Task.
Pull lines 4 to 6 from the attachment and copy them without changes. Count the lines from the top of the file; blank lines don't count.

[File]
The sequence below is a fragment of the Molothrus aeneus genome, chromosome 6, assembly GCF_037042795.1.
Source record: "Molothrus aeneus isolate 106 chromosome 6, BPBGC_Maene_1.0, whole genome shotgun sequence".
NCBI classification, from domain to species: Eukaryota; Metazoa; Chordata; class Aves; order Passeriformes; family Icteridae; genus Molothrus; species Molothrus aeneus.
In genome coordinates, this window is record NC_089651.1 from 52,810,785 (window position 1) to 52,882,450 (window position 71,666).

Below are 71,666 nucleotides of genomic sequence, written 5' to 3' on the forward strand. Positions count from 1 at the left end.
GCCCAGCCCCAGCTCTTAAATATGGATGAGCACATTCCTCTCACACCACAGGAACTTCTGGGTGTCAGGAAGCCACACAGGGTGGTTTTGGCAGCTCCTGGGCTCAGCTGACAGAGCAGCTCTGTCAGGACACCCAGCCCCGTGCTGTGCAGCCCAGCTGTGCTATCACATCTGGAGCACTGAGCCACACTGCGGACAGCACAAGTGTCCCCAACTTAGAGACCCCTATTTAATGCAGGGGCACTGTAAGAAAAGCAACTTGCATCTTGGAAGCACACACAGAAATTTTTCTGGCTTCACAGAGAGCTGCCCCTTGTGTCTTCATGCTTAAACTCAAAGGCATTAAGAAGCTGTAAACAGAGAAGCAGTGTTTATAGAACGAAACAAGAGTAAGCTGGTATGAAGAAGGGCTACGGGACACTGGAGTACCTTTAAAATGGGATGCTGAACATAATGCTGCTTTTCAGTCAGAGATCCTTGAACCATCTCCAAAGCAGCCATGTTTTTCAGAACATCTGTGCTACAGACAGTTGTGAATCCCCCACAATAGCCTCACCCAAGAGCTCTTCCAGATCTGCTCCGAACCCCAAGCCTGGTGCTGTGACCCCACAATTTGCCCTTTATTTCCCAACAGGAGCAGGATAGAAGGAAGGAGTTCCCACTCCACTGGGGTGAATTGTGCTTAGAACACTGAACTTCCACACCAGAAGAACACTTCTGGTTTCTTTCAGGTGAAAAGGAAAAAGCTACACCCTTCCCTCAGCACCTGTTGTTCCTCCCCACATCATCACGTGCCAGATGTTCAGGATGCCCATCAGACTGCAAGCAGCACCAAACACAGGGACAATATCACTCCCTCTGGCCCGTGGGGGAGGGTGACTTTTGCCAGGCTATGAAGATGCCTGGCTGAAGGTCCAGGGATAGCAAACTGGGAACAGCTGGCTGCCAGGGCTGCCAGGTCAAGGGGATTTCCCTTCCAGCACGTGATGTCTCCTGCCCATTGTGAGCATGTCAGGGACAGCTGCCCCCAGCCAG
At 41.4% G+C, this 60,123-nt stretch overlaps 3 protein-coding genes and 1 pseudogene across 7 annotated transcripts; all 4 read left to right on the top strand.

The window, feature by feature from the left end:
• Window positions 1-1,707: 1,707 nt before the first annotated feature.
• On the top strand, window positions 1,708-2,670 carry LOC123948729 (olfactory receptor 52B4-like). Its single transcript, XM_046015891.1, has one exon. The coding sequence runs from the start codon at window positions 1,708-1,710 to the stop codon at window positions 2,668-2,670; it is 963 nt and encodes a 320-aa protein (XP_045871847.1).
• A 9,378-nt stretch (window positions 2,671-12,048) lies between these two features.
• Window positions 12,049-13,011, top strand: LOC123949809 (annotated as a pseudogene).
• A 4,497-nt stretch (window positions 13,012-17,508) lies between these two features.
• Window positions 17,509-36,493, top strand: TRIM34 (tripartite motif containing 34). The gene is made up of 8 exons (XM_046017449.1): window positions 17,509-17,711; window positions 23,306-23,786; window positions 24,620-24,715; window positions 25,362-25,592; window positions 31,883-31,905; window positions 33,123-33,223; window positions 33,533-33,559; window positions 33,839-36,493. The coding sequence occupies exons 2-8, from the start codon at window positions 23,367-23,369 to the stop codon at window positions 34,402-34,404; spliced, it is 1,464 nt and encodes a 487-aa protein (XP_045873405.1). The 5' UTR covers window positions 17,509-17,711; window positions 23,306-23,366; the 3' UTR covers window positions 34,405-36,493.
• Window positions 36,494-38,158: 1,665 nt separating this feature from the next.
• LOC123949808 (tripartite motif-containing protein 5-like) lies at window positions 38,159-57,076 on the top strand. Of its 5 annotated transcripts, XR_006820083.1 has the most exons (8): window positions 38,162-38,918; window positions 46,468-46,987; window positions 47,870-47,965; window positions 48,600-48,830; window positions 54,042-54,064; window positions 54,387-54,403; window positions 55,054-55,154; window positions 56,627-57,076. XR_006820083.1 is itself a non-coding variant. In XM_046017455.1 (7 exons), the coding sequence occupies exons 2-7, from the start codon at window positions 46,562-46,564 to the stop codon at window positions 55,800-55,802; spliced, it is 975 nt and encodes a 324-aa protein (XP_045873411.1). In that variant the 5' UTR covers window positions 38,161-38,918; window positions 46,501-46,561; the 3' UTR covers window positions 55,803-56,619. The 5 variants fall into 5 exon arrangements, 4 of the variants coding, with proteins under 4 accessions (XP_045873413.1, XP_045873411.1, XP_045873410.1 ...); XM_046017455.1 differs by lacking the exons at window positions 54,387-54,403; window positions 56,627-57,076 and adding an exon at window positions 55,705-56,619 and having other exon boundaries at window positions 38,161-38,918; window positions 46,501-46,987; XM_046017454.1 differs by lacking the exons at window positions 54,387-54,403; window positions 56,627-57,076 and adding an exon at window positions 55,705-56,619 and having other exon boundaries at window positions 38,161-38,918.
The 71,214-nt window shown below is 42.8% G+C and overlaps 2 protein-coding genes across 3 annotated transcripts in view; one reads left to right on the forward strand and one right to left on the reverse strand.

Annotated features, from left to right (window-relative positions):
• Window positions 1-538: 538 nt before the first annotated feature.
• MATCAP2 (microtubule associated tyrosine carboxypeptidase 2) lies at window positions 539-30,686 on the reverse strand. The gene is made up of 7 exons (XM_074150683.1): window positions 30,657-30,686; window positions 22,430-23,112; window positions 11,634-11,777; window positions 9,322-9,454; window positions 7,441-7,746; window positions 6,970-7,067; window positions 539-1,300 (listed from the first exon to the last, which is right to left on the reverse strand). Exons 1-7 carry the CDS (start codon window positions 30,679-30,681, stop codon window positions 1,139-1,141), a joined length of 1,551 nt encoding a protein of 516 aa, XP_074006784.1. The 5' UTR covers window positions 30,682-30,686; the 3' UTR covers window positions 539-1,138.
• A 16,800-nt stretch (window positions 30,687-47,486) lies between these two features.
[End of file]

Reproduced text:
In genome coordinates, this window is record NC_089651.1 from 52,810,785 (window position 1) to 52,882,450 (window position 71,666).

Below are 71,666 nucleotides of genomic sequence, written 5' to 3' on the forward strand. Positions count from 1 at the left end.
GCCCAGCCCCAGCTCTTAAATATGGATGAGCACATTCCTCTCACACCACAGGAACTTCTGGGTGTCAGGAAGCCACACAGGGTGGTTTTGGCAGCTCCTGGGCTCAGCTGACAGAGCAGCTCTGTCAGGACACCCAGCCCCGTGCTGTGCAGCCCAGCTGTGCTATCACATCTGGAGCACTGAGCCACACTGCGGACAGCACAAGTGTCCCCAACTTAGAGACCCCTATTTAATGCAGGGGCACTGTAAGAAAAGCAACTTGCATCTTGGAAGCACACACAGAAATTTTTCTGGCTTCACAGAGAGCTGCCCCTTGTGTCTTCATGCTTAAACTCAAAGGCATTAAGAAGCTGTAAACAGAGAAGCAGTGTTTATAGAACGAAACAAGAGTAAGCTGGTATGAAGAAGGGCTACGGGACACTGGAGTACCTTTAAAATGGGATGCTGAACATAATGCTGCTTTTCAGTCAGAGATCCTTGAACCATCTCCAAAGCAGCCATGTTTTTCAGAACATCTGTGCTACAGACAGTTGTGAATCCCCCACAATAGCCTCACCCAAGAGCTCTTCCAGATCTGCTCCGAACCCCAAGCCTGGTGCTGTGACCCCACAATTTGCCCTTTATTTCCCAACAGGAGCAGGATAGAAGGAAGGAGTTCCCACTCCACTGGGGTGAATTGTGCTTAGAACACTGAACTTCCACACCAGAAGAACACTTCTGGTTTCTTTCAGGTGAAAAGGAAAAAGCTACACCCTTCCCTCAGCACCTGTTGTTCCTCCCCACATCATCACGTGCCAGATGTTCAGGATGCCCATCAGACTGCAAGCAGCACCAAACACAGGGACAATATCACTCCCTCTGGCCCGTGGGGGAGGGTGACTTTTGCCAGGCTATGAAGATGCCTGGCTGAAGGTCCAGGGATAGCAAACTGGGAACAGCTGGCTGCCAGGGCTGCCAGGTCAAGGGGATTTCCCTTCCAGCACGTGATGTCTCCTGCCCATTGTGAGCATGTCAGGGACAGCTGCCCCCAGCCAG